When 2016 started, investors were asking, “What’s safe?” Not so at the start of this year.
The stock market rallied at year end after the November election as prospects for economic growth improved. The question today is then, “Where will the growth be?”
The answer is: only in stocks.
Stocks and bonds are the major classes of financial assets. However, some financial advisers place so-called alternative asset classes, such as real estate and commodities, in their recommended investment portfolios.
A simple stock and bond portfolio works better.
Over the last century, a portfolio with 50 percent U.S. bonds and 50 percent U.S. stocks had the best risk-reward tradeoff. That is, the 50-50 portfolio provided the highest possible return with the least amount of risk as measured by the portfolio’s standard deviation. Even during the 2007-09 financial crisis, a 50-50 portfolio performed well.
Some investors are turning to real estate, since returns have picked up substantially since the housing crisis eight years ago. As of October 2016, the S&P CoreLogic Case-Shiller U.S. National Home Price Index was 5.6 percent higher than the year prior.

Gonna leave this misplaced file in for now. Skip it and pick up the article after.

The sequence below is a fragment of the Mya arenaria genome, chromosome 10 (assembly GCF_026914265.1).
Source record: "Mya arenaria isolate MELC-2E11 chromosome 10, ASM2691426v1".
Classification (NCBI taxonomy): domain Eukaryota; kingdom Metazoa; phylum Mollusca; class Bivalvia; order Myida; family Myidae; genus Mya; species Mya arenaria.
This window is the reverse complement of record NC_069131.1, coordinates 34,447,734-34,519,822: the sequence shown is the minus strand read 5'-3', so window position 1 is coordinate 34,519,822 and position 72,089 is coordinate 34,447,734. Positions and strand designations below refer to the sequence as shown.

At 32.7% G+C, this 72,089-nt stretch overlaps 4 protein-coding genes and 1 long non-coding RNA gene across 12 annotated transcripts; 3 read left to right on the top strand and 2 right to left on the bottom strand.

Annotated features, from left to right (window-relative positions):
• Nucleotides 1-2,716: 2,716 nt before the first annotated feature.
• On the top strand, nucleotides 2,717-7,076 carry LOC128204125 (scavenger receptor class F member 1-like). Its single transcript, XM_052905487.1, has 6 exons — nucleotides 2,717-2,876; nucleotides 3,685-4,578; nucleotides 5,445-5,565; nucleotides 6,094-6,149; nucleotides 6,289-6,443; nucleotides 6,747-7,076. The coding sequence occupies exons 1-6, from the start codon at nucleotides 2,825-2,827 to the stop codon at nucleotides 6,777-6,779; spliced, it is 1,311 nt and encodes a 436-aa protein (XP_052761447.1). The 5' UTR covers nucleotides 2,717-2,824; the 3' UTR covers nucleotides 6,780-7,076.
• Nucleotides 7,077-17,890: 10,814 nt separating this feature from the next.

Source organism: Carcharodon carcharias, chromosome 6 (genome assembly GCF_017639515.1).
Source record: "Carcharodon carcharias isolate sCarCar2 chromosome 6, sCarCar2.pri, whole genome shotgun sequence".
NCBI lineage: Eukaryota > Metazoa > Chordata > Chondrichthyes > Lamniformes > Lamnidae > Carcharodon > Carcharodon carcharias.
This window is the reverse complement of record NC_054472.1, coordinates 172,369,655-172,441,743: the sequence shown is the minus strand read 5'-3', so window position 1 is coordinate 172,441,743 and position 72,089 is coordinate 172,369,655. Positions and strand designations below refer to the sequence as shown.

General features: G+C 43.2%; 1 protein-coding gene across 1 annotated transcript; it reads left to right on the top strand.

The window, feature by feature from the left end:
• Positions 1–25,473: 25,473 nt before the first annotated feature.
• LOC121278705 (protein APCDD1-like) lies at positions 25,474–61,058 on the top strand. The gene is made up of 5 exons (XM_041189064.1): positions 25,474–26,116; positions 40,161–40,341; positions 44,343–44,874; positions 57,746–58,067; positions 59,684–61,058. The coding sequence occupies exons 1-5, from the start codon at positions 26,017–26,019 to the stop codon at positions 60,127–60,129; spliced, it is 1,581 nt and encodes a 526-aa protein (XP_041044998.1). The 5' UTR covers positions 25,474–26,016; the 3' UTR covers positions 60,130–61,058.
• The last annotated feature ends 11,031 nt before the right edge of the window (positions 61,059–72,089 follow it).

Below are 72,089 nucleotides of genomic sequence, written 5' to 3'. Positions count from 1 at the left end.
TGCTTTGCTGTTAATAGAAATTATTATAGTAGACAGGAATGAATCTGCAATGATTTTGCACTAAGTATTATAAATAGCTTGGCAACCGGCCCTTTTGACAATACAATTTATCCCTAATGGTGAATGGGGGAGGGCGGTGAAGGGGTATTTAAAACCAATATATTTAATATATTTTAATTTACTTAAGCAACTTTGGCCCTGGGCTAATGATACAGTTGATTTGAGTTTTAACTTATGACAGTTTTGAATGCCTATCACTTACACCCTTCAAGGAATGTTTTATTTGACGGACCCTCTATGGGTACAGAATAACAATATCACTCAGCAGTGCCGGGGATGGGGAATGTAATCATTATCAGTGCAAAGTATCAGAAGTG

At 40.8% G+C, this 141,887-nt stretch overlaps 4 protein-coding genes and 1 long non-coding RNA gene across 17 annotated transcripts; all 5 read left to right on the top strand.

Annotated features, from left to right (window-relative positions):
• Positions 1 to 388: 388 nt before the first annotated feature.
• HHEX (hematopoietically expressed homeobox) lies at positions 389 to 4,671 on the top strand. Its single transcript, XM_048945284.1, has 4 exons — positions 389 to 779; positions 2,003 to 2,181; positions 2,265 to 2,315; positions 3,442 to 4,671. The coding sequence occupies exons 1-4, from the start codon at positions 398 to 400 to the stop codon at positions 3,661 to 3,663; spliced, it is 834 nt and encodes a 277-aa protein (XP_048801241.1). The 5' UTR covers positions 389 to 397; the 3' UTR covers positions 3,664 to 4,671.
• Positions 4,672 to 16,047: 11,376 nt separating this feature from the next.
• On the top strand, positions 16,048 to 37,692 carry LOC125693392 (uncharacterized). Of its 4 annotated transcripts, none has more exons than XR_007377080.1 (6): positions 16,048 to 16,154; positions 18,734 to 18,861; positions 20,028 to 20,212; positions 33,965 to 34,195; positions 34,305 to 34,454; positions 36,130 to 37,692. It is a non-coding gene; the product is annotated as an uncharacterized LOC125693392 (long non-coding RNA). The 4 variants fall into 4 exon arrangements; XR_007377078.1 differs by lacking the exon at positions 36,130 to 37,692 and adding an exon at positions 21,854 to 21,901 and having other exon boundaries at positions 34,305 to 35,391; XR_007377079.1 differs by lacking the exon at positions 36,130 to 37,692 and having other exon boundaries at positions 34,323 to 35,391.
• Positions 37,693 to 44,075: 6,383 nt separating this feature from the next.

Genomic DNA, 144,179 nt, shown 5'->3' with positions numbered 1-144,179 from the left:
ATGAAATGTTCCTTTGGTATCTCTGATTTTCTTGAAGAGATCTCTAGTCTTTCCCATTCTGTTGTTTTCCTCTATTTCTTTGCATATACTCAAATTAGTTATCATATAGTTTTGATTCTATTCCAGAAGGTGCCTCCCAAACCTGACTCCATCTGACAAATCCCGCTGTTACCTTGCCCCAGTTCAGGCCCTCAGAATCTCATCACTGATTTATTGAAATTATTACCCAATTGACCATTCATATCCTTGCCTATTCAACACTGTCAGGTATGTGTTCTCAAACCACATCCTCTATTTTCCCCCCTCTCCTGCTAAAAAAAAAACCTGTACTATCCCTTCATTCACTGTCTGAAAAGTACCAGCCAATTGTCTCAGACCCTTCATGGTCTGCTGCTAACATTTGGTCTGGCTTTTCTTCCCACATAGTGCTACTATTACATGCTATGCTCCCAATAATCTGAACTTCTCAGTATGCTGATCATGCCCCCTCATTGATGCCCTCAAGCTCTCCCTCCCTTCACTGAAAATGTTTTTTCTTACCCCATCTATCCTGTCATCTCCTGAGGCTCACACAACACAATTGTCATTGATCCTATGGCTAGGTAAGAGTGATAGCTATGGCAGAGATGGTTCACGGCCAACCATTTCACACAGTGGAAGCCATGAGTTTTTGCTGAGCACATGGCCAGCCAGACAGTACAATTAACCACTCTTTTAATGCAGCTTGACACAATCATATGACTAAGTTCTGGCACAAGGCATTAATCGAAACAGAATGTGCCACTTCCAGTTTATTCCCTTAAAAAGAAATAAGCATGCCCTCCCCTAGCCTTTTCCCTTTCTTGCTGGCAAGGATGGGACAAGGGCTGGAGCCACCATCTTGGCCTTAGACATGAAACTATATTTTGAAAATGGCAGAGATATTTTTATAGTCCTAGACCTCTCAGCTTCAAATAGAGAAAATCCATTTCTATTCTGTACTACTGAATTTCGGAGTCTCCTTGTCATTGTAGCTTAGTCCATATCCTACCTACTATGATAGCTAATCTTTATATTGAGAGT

Local commercial real estate is also stronger. Boise’s Thornton Oliver Keller reported in December that vacancy rates over the last quarter were relatively steady. Low vacancy rates keep lease rates and cash flow high.
Even with improved returns, real estate carries significant risks for the individual investors. Mutual funds or real estate investment trusts provide diversification, but the costs of running these funds is high. Real estate transaction costs in the fund are much higher than for stocks and bonds.
A further issue is that real estate and the other alternative investment classes don’t provide strong diversification for your stock portfolio. Economic theory predicts and historical research supports a strong positive correlation between stock prices and these other assets. In contrast, the returns on bonds and stocks are generally uncorrelated.
Even with the selloff in bonds since the November election, stocks are priced well compared with bonds. The earnings yield on the S&P 500 stock index is currently just under 4 percent, compared with a current yield of only 2.4 percent on 10-year US government bonds.
One good New Year’s resolution is to keep things simple. For most investors, that means just stocks and bonds.
Peter Crabb is professor of finance and economics at Northwest Nazarene University in Nampa. email@example.com. This column appears in the January 18-February 14, 2017, of the Idaho Statesman’s Business Insider magazine. Click here for the e-edition (subscription required).